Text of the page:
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Traumatic cardiac arrest: what's HOT and what's not

02 May 2018
Volume 10 · Issue 5


Traumatic cardiac arrest (TCA) is a rare event in the pre-hospital setting and has a varied aetiology. Paramedic management has changed significantly over the past 5 years. Chest compressions have been de-emphasised in guidelines, and the ‘HOT’ principles have been adopted. This principle stands for hypovolaemia; oxygenation; tension pneumothorax/tamponade. The recommendation is that these should be addressed prior to performing chest compressions. There may however be patient groups in TCA who benefit from chest compressions. A management plan including ‘no chest compressions’ for TCA is not supported in the evidence, and they should be commenced as soon as appropriate reversible causes have been addressed. In addition, chest compressions may take precedence over the administration of fluid if both cannot be performed simultaneously. Ambulance services may improve management of TCA by the introduction of an aide-memoire to support clinicians.

Traumatic cardiac arrest (TCA) is a rare event in the pre-hospital setting, with only 0.3% of 227 994 submissions to Trauma Audit and Research Network (TARN) (Barnard et al, 2017a), estimated at 4 per 100 000 of the population annually (Irfan et al, 2017). Outcome following TCA has been widely debated over many years, and the problem is exacerbated by a wide range of outcome measures being quoted as survival, such as return of spontaneous circulation (ROSC) on scene, ROSC at hospital, and neurological outcome at discharge.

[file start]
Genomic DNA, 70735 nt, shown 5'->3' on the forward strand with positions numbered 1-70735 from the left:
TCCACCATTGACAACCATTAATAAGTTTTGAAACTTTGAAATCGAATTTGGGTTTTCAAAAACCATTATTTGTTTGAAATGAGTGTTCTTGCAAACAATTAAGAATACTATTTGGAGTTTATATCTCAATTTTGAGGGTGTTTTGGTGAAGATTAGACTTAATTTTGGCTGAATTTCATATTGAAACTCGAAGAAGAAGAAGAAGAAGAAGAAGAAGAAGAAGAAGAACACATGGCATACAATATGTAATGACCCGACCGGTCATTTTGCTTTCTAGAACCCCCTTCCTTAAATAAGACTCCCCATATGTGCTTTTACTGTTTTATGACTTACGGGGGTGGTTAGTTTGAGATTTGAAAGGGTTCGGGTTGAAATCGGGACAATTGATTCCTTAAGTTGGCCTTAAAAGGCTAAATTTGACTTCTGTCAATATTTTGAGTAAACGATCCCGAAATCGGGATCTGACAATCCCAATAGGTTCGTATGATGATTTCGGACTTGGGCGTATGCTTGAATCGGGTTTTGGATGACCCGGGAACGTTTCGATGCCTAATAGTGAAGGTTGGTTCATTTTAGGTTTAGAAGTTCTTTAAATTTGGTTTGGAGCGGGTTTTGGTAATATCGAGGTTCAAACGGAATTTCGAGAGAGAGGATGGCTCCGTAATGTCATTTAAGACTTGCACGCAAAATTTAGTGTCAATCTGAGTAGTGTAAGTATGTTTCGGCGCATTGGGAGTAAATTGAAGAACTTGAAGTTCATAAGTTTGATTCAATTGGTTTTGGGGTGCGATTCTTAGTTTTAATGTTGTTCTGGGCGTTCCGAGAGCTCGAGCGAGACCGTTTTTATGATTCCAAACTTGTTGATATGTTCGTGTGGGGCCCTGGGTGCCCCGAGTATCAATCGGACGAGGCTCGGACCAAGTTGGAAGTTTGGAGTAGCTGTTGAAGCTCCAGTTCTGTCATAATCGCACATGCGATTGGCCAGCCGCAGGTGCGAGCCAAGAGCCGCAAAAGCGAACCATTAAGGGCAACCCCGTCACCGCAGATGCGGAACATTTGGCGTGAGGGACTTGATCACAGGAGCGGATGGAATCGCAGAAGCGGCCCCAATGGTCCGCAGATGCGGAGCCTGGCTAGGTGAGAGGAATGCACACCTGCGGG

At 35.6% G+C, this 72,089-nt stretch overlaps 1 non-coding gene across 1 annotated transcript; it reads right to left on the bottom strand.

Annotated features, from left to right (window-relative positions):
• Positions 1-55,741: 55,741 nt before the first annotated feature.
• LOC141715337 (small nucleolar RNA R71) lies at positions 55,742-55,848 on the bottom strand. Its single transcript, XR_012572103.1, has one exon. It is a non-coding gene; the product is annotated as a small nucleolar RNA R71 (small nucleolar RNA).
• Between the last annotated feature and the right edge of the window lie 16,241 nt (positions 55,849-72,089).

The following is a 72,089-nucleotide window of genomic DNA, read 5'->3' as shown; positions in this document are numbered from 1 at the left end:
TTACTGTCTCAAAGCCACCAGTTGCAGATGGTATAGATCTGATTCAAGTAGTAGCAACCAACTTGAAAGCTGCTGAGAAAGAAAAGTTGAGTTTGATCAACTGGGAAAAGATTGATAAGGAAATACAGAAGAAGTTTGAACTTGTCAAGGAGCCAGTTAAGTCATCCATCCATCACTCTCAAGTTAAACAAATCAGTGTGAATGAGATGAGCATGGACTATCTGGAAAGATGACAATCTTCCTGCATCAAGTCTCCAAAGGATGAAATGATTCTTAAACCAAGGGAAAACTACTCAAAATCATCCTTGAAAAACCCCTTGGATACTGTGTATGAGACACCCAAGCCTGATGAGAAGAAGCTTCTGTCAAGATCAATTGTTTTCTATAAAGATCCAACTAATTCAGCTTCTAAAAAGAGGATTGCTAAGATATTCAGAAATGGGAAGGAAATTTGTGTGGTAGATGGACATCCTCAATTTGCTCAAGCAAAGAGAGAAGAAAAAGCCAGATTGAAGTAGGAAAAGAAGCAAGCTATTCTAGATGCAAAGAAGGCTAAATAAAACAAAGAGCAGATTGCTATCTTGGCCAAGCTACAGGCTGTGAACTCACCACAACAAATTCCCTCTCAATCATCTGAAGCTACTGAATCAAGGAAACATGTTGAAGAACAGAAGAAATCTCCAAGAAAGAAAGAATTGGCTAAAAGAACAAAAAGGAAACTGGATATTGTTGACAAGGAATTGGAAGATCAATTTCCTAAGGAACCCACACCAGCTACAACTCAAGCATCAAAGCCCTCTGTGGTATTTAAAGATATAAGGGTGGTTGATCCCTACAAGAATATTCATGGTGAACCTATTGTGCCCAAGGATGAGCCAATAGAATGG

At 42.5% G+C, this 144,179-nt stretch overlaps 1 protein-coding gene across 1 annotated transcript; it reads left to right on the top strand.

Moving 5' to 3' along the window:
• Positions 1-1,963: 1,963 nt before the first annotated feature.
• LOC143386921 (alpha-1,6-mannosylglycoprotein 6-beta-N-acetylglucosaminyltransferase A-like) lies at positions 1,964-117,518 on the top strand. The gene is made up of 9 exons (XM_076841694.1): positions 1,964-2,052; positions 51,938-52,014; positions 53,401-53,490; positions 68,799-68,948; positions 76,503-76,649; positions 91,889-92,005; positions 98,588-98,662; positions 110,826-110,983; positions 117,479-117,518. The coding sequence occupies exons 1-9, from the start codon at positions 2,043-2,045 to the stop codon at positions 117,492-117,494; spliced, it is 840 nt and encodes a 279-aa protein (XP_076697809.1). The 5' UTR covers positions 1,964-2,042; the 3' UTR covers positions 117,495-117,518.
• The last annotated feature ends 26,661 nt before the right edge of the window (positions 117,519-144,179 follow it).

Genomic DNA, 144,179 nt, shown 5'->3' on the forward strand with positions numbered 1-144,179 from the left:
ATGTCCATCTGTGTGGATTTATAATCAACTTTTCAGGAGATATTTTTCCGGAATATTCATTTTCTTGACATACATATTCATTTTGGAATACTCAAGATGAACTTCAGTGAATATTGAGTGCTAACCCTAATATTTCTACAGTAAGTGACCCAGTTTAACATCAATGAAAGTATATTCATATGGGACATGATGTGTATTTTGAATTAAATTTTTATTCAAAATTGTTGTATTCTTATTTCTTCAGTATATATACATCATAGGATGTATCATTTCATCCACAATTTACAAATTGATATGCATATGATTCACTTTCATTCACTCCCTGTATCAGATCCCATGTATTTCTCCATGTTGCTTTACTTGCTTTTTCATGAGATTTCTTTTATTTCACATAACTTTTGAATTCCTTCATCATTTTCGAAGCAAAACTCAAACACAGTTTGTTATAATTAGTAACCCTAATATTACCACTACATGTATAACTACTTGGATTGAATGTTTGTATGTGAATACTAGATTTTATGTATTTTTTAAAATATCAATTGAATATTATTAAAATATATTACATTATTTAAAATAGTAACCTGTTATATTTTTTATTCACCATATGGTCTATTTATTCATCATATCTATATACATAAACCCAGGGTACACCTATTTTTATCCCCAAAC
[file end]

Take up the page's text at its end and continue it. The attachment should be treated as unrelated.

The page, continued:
A 2016 review of TARN data by Barnard et al (2017a) reported 30-day survival following pre-hospital TCA as 7.5%. Konesky and Guo (2017) retrospectively analysed outcome in 124 patients who suffered TCA. They found 7.3% survival with complete neurological recovery. As a comparison, Irfan et al (2017) report overall survival as 2.4% in 410 patients who suffered TCA. A systematic review by Zwingmann et al (2012) reported overall survival at 7.2%, with varying degrees of neurological outcome. It is important to note that, in England, the introduction of the Major Trauma Networks has significantly changed the way major trauma patients are managed, and this may have an impact on mortality.

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